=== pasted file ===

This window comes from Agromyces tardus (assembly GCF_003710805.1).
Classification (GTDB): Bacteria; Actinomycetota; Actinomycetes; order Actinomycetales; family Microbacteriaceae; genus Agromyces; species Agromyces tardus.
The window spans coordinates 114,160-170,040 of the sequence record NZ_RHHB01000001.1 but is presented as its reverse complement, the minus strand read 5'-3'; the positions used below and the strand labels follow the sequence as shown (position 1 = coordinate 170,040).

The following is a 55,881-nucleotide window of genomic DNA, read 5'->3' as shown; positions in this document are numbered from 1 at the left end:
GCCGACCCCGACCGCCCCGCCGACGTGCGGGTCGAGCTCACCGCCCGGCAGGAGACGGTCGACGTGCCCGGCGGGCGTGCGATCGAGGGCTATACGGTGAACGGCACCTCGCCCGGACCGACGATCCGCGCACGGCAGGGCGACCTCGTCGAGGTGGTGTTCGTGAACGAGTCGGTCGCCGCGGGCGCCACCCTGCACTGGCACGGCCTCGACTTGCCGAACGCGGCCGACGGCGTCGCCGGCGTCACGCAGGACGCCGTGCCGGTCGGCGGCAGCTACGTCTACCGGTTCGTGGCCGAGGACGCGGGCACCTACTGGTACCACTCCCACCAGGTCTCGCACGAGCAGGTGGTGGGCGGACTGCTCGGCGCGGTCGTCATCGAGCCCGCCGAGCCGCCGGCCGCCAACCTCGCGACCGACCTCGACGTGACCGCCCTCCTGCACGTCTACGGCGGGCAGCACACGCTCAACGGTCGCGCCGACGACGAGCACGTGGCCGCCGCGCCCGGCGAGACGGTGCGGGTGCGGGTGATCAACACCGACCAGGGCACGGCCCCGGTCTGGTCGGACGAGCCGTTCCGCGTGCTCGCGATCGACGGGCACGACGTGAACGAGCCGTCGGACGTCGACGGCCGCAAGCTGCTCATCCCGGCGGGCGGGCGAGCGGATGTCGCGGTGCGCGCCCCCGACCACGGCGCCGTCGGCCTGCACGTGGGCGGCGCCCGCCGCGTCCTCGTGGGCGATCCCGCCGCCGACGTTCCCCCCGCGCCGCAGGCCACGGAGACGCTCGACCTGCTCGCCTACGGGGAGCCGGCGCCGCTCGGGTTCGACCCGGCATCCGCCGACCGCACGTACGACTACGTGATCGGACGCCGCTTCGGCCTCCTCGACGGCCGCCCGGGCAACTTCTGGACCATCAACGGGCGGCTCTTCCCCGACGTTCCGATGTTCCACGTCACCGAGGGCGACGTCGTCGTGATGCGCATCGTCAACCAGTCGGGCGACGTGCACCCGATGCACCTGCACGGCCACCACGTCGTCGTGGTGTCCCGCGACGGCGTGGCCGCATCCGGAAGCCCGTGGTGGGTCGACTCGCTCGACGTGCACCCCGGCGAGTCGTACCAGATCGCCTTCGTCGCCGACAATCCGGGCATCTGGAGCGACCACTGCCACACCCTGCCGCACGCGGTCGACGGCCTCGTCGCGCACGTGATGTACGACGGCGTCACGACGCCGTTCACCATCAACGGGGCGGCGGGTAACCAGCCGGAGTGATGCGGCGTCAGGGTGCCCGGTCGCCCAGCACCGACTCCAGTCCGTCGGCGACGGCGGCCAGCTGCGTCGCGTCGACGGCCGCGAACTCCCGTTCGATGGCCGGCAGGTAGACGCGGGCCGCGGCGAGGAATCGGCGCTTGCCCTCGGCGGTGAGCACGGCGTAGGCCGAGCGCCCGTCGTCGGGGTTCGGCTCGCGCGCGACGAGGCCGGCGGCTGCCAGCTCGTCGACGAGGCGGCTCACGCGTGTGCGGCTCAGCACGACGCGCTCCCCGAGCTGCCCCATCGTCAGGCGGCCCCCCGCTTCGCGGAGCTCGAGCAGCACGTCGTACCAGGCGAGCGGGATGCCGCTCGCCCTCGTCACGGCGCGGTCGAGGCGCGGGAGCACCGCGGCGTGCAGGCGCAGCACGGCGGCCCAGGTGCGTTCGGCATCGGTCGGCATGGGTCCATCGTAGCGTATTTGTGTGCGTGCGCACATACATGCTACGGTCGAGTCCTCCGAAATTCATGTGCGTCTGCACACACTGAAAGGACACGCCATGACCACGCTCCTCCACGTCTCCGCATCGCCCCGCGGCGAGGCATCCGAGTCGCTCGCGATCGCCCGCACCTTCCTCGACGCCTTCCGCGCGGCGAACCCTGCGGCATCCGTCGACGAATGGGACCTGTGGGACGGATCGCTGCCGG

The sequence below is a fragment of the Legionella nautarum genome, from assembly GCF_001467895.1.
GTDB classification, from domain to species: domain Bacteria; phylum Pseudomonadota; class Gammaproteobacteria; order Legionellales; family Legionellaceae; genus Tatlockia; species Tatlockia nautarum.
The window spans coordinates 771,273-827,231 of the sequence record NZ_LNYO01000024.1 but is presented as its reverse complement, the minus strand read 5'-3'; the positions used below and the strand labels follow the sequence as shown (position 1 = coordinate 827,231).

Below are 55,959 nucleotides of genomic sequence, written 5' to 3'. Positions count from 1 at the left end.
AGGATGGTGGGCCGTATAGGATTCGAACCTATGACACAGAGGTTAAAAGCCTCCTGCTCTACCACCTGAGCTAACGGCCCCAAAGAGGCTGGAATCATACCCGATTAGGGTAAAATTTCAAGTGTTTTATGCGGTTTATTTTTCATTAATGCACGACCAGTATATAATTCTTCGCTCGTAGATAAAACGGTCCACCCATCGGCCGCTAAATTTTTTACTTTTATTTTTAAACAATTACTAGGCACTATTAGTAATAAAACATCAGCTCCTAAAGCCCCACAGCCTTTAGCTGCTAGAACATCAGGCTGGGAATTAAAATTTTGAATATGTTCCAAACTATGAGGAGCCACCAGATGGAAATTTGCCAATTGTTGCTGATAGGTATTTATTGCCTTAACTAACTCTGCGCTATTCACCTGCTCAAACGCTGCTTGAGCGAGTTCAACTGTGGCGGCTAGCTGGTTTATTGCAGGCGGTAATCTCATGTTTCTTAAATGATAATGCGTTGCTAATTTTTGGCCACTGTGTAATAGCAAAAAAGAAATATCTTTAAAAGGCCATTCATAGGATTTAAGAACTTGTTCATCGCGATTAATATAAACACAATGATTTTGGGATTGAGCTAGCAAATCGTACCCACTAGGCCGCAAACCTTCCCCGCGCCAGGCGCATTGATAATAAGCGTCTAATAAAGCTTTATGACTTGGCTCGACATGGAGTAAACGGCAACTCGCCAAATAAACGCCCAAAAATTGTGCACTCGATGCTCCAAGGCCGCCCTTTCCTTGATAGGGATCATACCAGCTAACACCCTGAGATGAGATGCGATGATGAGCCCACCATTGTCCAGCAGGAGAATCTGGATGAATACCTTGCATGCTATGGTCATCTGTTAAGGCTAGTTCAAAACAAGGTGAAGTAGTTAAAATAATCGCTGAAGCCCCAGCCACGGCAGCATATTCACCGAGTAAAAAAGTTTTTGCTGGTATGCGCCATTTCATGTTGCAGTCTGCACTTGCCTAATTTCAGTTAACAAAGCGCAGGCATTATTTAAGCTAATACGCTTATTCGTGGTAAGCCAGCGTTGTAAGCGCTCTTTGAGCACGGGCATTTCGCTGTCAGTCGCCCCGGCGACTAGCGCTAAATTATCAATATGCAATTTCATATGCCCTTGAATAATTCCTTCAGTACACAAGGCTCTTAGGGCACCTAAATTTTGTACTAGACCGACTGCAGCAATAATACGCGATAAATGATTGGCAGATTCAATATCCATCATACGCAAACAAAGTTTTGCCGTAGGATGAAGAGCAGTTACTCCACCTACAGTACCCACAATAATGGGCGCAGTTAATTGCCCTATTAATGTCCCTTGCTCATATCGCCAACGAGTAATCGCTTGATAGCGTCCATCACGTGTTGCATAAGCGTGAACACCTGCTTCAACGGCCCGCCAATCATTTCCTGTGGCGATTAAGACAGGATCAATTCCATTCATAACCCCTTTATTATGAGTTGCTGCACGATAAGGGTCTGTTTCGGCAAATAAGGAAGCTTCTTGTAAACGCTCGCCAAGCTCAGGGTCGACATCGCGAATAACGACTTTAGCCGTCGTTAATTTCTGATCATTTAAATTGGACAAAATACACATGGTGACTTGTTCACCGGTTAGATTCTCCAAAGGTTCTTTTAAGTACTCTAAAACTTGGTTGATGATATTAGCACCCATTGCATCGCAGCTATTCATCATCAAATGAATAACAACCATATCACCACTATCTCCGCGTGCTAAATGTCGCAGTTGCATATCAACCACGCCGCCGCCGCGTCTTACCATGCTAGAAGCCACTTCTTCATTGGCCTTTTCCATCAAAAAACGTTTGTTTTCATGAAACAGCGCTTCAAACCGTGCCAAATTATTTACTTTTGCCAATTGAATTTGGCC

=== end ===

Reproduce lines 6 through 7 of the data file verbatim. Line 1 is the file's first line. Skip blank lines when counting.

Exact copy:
The sequence below is a fragment of the Legionella nautarum genome, from assembly GCF_001467895.1.
GTDB classification, from domain to species: domain Bacteria; phylum Pseudomonadota; class Gammaproteobacteria; order Legionellales; family Legionellaceae; genus Tatlockia; species Tatlockia nautarum.